So my morning routine on Mondays through Fridays goes something like this: set an alarm for 6:30am. Sleep through it. Wake up at 7:20am, throw on my dress clothes (that have, admittedly, been laid out the night before...), throw some eyeshadow and bronzer at my face (sometimes I miss and hit the mirror), throw my cell phone, planner and wallet into my bag, grab a pair of high heels from my closet, stick my feet into flipflops and run helter-skelter down the four flights of stairs, out the door and down to the end of the block where the D6 bus picks me up. Get on the bus (breathing a bit heavily for 7:42am - I mean, I ran down the STAIRS, not the Washington Monument and back), either stand awkwardly in front of someone while holding onto the handrail above my head, or sink into a seat and ride the bus to 16th St. and K St. I then get off the bus, cross the street, go into Starbucks, and get in line.
Now here is where my spontaneity really kicks in. I sometimes order a tall skinny vanilla latte. I sometimes order a tall skim (they don't say non-fat here... they say skim... why do you think that is?) no water chai. I sometimes venture WAY out of my comfort zone and order a tall skim toffee nut mocha or a tall skim pumpkin spice latte (it is fall, after all). And the other day, I heard myself order a tall skinny cinnamon dolce latte and thought, "Oh my stars, I have become adventurous!" (again, a bit exaggerated).
So when I ordered my chai on Friday morning, I was happily in my routine of Starbucks spontaneity, happily ready to sit down and write some postcards and journal before going to my office building for the 9am workday. But there was no squishy leather chair available. There was no non-squishy uncomfortably wooden chair available. There were no seats anywhere in the Starbucks and the seating outside was still dripping with rain from Thursday night. So, I decided to just go to the cafe area in my office building and write there. As I walked out of the Starbucks I saw a homeless man sitting on the concrete edge of a little patch of shrubbery next to Starbucks. He looked vacant - his eyes like empty windows, his mouth a thin, wavering line with a few cuts and scratches around the edges. He looked dusty, his hair was gray. I stood there, my coral pink sweater flapping a little in the breeze. I looked down at my shoes - their perfectly pointed toes, shiny black leather, the little heel that enables me to stand at 5'7" - and at the drink in my hand. The sudden urge to give the drink to him overwhelmed me. It was like an invisible hand was pulling it out of my hand and offering it to him. I clung to it, my routine pounding relentlessly in my head. I had journaling to do! It was 8:33, and I needed my quiet time before work! I didn't just give drinks to strangers!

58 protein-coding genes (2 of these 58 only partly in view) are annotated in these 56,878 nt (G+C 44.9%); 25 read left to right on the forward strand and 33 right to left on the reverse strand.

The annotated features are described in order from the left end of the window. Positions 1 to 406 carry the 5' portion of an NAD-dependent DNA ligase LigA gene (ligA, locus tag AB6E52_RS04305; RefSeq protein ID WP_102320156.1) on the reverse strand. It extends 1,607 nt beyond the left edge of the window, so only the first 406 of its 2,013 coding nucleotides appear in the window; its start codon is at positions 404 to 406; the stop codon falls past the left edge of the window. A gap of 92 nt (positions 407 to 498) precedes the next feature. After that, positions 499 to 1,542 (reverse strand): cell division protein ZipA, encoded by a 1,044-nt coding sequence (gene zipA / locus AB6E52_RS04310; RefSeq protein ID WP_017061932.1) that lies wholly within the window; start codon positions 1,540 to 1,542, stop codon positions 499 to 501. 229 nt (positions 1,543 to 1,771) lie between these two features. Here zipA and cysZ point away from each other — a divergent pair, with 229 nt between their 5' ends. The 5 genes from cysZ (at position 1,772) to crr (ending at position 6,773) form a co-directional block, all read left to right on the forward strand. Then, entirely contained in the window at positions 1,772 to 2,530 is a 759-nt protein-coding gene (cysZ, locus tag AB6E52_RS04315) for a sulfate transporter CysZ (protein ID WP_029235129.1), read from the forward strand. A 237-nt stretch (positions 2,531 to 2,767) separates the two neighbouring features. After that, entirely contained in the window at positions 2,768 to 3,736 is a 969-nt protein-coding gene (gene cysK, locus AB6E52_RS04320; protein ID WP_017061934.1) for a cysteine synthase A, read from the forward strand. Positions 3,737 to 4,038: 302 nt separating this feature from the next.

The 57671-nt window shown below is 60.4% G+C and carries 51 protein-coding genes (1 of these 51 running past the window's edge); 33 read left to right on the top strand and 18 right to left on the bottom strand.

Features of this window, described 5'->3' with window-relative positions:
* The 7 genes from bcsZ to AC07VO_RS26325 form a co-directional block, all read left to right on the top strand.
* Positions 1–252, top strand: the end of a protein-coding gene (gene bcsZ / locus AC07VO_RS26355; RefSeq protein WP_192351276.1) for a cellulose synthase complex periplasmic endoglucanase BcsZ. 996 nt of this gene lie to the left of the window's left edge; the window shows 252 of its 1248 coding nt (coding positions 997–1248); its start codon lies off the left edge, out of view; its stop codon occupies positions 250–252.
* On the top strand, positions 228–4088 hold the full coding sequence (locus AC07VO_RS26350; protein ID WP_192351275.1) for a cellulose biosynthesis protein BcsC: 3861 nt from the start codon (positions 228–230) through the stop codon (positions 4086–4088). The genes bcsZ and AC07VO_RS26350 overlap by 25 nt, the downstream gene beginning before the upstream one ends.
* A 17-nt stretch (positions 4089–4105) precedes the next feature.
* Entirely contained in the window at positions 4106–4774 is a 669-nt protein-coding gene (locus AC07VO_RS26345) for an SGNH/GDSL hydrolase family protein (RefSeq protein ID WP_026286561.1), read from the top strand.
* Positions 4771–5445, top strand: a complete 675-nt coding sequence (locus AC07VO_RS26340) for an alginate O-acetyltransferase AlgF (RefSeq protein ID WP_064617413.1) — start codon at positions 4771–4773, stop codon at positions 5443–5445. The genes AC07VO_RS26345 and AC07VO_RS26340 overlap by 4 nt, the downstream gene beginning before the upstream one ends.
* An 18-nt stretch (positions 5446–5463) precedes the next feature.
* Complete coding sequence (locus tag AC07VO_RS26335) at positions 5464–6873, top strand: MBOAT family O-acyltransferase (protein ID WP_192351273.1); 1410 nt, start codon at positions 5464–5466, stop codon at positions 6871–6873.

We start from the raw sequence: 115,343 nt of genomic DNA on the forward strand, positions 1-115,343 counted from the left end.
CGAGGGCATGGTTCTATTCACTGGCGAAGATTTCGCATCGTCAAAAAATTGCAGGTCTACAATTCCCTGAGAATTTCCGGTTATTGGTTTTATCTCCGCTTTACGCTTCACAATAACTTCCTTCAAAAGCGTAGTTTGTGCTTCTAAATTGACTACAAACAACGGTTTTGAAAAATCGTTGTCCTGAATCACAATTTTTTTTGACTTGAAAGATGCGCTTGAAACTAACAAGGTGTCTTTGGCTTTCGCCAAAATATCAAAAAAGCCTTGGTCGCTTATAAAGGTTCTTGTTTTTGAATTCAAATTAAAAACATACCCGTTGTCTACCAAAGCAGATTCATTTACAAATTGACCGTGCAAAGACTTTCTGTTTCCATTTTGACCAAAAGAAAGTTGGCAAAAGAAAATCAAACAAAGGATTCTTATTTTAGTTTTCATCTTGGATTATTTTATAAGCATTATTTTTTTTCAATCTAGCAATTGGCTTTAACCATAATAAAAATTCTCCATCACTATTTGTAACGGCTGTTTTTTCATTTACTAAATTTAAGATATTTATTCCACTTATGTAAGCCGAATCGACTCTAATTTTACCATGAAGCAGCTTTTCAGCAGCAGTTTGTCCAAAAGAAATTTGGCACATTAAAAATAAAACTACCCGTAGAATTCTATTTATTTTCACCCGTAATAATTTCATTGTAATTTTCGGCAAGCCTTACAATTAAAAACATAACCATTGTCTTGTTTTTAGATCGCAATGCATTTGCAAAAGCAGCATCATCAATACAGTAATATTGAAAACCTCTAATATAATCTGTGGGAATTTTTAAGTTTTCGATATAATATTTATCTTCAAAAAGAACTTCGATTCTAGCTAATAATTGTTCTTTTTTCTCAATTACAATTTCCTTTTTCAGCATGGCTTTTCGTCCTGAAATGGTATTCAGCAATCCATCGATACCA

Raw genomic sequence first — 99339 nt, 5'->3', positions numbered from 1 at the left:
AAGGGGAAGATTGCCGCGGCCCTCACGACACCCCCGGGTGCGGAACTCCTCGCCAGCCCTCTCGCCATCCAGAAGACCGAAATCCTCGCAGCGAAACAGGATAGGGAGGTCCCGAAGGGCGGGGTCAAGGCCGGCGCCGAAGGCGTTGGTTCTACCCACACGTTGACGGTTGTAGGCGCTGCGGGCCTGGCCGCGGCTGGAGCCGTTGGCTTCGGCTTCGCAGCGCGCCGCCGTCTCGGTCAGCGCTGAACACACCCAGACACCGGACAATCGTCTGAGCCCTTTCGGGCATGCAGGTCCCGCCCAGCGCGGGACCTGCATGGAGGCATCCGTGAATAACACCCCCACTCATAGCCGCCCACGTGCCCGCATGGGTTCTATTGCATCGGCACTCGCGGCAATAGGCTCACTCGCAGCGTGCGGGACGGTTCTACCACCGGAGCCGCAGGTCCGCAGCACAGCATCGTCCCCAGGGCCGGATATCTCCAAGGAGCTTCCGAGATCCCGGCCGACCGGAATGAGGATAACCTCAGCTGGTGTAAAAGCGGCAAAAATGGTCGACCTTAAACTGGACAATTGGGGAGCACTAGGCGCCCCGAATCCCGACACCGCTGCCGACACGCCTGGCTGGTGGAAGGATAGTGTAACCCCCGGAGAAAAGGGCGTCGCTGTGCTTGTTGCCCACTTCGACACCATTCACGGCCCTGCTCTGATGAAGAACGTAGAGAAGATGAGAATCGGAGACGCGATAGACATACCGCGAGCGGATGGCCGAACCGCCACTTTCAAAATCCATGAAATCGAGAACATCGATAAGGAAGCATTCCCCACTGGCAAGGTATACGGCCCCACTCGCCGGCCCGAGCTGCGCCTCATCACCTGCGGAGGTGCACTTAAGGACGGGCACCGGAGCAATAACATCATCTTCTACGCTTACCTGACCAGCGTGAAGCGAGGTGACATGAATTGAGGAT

I crossed the street, my high heels pounding the pavement, my pencil skirt twisting around my waist as my big bag pulled against it. I looked back - he still sat there, in his routine, in his daily pattern. How different ours were. How selfish mine was! I stood on the corner of K St and 16th St and thought, "Did I just walk away from Jesus?" We are told in Scripture that Jesus recognizes us by how we treat the least of these - how we clothe and feed and care for them. And as my legs twitched from the cramp developing in my calf muscles, and the warmth of my chai seeped into my fingers, I realized I had just walked away from the living God.
The next few moments are blurry. I walked around the corner and into a deli market. I bought a large coffee and stuffed some sweetener and creamer into my already overcrowded bag. I bought a Clif bar. I walked back to the same corner, and I walked up to the homeless man. I smiled nervously, and he looked back at me the same blank stare. I offered him the coffee. I offered him the Clif bar. He took the coffee, refused the granola bar, and said a quiet, "Thanks" and took a sip. He didn't look at me, and when I said goodbye he didn't respond.
As I ran towards the Farragut West metro station at 12:45 that afternoon, after a morning of research and meetings and reading the news, my "getting back into shape after many days of not exercising" calf muscles screeching in protest at the blistering pace I had set for myself, I realized that I should not expect the homeless man to say thank you, or to acknowledge my goodbye, or even engage me in conversation. My only expectation should be that I do not walk away next time I have the urge to hand over my drink. I should hand it over, whether or not it is a part of my idolized routine. I should hand it over because that man, in his dusty gray pants and scuffed shoes is the image of God. When I meet him, and look in his eyes, I am meeting Jesus.
Readers, our routines are important. They provide structure, they provide space, they provide comfort. But our routines also blind us to the world. They keep our eyes fixed on ourselves and on the narrow path we've constructed. We get easily irritated when they are interrupted. But my hope for us all, for those who love routine and those who crave spontaneity, is that we allow ourselves to be interrupted by the real, pressing needs of others. That we allow our routines to be radically interrupted, so that we might see the full scope of the world in which we live.
"Then the righteous will answer him, 'Lord, when did we see you hungry and feed you, or thirsty and give you something to drink? When did we see you a stranger and invite you in, or needing clothes and clothe you? When did we see you sick or in prison and go to visit you?'
"The King will reply, 'I tell you the truth, whatever you did for one of the least of these brothers of mine, you did for me.'" (Matthew 25.37 - 40)